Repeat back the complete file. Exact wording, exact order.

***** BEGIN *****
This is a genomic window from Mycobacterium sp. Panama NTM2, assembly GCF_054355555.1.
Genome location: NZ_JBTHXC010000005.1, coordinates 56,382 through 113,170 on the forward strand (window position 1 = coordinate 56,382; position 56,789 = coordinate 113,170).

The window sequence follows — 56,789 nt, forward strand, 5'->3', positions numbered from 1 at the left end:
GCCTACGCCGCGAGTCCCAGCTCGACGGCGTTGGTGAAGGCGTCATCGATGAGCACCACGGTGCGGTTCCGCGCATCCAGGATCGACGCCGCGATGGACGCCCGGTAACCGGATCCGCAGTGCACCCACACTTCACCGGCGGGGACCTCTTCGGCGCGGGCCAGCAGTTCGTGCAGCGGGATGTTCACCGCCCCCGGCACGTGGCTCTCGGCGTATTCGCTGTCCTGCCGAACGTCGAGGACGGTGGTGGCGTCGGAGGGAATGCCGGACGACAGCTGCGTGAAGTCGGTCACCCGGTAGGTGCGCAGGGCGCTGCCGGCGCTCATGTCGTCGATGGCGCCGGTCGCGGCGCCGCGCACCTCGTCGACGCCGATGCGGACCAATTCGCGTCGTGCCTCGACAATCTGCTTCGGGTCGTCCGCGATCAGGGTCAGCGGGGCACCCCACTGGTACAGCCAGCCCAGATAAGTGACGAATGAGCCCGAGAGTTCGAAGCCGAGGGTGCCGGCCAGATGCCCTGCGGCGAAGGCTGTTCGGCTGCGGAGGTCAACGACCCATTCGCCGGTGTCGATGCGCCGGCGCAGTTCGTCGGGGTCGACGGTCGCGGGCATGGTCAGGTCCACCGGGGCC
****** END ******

This is a genomic window from Mycobacterium sp. Panama NTM2, assembly GCF_054355555.1.
Genome location: NZ_JBTHXC010000005.1, coordinates 56,382 through 113,170 on the forward strand (window position 1 = coordinate 56,382; position 56,789 = coordinate 113,170).

The window sequence follows — 56,789 nt, forward strand, 5'->3', positions numbered from 1 at the left end:
GCCTACGCCGCGAGTCCCAGCTCGACGGCGTTGGTGAAGGCGTCATCGATGAGCACCACGGTGCGGTTCCGCGCATCCAGGATCGACGCCGCGATGGACGCCCGGTAACCGGATCCGCAGTGCACCCACACTTCACCGGCGGGGACCTCTTCGGCGCGGGCCAGCAGTTCGTGCAGCGGGATGTTCACCGCCCCCGGCACGTGGCTCTCGGCGTATTCGCTGTCCTGCCGAACGTCGAGGACGGTGGTGGCGTCGGAGGGAATGCCGGACGACAGCTGCGTGAAGTCGGTCACCCGGTAGGTGCGCAGGGCGCTGCCGGCGCTCATGTCGTCGATGGCGCCGGTCGCGGCGCCGCGCACCTCGTCGACGCCGATGCGGACCAATTCGCGTCGTGCCTCGACAATCTGCTTCGGGTCGTCCGCGATCAGGGTCAGCGGGGCACCCCACTGGTACAGCCAGCCCAGATAAGTGACGAATGAGCCCGAGAGTTCGAAGCCGAGGGTGCCGGCCAGATGCCCTGCGGCGAAGGCTGTTCGGCTGCGGAGGTCAACGACCCATTCGCCGGTGTCGATGCGCCGGCGCAGTTCGTCGGGGTCGACGGTCGCGGGCATGGTCAGGTCCACCGGGGCC